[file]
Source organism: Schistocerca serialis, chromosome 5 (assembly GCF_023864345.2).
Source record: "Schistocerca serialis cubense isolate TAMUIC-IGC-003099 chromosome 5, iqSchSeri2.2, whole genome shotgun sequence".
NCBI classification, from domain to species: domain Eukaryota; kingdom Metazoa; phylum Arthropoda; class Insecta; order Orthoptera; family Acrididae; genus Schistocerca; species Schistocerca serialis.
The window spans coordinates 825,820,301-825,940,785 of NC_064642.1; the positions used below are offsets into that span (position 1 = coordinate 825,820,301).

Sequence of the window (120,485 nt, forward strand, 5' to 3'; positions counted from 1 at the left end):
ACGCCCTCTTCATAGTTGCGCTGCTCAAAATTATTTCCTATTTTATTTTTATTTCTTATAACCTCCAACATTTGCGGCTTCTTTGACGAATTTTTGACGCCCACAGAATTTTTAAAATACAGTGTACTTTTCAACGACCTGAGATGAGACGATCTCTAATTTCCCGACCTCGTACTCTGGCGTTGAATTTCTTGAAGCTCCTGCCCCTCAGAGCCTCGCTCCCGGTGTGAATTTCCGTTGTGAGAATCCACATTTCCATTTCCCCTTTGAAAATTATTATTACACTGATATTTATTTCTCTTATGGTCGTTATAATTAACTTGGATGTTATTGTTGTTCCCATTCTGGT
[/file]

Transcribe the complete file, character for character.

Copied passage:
Source organism: Schistocerca serialis, chromosome 5 (assembly GCF_023864345.2).
Source record: "Schistocerca serialis cubense isolate TAMUIC-IGC-003099 chromosome 5, iqSchSeri2.2, whole genome shotgun sequence".
NCBI classification, from domain to species: domain Eukaryota; kingdom Metazoa; phylum Arthropoda; class Insecta; order Orthoptera; family Acrididae; genus Schistocerca; species Schistocerca serialis.
The window spans coordinates 825,820,301-825,940,785 of NC_064642.1; the positions used below are offsets into that span (position 1 = coordinate 825,820,301).

Sequence of the window (120,485 nt, forward strand, 5' to 3'; positions counted from 1 at the left end):
ACGCCCTCTTCATAGTTGCGCTGCTCAAAATTATTTCCTATTTTATTTTTATTTCTTATAACCTCCAACATTTGCGGCTTCTTTGACGAATTTTTGACGCCCACAGAATTTTTAAAATACAGTGTACTTTTCAACGACCTGAGATGAGACGATCTCTAATTTCCCGACCTCGTACTCTGGCGTTGAATTTCTTGAAGCTCCTGCCCCTCAGAGCCTCGCTCCCGGTGTGAATTTCCGTTGTGAGAATCCACATTTCCATTTCCCCTTTGAAAATTATTATTACACTGATATTTATTTCTCTTATGGTCGTTATAATTAACTTGGATGTTATTGTTGTTCCCATTCTGGT